Co-creator of the groundbreaking television series Twin Peaks,
Mark Frost brings his unique vision toThe Paladin Prophecy. This sophisticated adventure combines mystery, heart-pounding action, and the supernatural.
Here, Mark Frost writes about his top eleven T.V. shows by decade.
The Andy Griffith Show—I
visited the set at age ten and met Andy and Ron, who showed me the jail cell’s
secret back escape route.
The Man from U.N.C.L.E.—inspired
my first (unpublished and unpublishable) novel, written when I was eleven.
blew my mind and taught me (foreshadowing) that a TV show didn’t have to follow
the rules. . . .
Mister Rogers’ Neighborhood—because
I worked my way through college on the production crew (with a young stand-up
named Michael Keaton), and because Fred Rogers was and is the best human being
I’ve ever been privileged to know.
The Six Million Dollar Man—because
it was my first professional WGA gig, three weeks out of college, which soon
led to . . .
Hill Street Blues—where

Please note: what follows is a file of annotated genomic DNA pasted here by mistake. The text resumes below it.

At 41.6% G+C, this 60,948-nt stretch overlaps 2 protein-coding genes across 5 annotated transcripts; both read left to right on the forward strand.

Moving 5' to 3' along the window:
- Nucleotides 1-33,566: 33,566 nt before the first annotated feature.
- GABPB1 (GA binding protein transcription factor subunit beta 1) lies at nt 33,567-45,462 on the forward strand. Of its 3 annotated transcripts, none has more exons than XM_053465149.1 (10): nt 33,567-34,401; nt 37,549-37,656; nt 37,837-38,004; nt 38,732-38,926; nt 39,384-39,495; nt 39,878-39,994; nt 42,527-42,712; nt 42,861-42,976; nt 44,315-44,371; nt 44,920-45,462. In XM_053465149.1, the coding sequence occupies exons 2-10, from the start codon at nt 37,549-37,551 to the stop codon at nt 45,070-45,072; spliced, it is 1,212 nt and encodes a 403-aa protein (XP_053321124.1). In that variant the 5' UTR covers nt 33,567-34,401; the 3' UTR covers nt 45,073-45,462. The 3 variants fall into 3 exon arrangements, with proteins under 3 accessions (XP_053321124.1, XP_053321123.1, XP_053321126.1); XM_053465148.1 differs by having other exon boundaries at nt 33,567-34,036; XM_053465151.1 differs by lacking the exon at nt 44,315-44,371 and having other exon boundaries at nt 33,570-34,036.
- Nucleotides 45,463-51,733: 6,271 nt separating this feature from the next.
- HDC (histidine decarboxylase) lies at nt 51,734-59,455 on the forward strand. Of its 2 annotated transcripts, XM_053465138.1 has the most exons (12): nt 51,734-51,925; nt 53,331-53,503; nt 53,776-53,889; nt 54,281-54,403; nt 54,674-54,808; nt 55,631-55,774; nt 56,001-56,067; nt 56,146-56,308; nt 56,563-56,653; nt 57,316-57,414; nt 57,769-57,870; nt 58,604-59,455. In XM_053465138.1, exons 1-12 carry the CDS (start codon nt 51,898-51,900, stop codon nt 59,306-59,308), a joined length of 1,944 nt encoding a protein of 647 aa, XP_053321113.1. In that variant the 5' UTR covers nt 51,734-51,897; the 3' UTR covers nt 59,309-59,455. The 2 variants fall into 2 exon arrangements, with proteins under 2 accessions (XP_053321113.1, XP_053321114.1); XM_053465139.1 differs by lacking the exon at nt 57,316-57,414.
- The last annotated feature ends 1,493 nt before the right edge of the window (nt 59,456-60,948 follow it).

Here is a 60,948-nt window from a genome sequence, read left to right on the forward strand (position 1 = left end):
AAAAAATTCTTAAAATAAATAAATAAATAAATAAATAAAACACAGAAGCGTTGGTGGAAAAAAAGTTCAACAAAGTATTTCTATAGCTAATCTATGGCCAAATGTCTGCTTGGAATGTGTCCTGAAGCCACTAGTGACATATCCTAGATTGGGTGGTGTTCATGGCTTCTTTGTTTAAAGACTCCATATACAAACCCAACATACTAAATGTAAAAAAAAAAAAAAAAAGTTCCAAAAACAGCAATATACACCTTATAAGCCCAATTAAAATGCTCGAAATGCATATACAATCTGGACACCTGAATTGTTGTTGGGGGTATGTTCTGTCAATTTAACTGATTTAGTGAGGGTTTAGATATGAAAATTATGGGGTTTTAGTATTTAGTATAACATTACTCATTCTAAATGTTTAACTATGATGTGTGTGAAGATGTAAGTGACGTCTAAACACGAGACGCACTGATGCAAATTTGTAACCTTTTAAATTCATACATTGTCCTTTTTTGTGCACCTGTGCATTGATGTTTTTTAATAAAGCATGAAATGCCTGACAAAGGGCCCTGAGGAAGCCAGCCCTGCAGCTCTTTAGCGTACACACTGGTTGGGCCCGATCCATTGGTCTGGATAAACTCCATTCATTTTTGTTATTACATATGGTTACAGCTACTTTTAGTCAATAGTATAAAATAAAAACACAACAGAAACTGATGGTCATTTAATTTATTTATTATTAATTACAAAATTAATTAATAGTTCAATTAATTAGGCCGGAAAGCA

for three years I learned from the best: my boss, Steven Bochco, and my senior
colleague David Milch. I went to work every day unable to imagine a better job.
Hill Street Blues was a hugely
influential show that is now almost absurdly underappreciated.
“Showtime” Lakers—no one made better television than those guys.
my buddy Dave and I just went for it, and had more fun than humans should be
allowed to have.
my dad played George’s (almost) father-in-law, and because nothing ever made me
laugh more until . . .
Curb Your Enthusiasm—funniest
show ever, and . . .
most important TV drama ever. Period. The end.
officially on the list yet because the decade is young, and so is the show, but
getting closer . . . Boardwalk Empire.
Wide World of Sports, SportsCenter (with Dan and Keith), The Larry Sanders Show, The Tonight Show
(with Johnny Carson), BBC’s new Sherlock,
and Downton Abbey.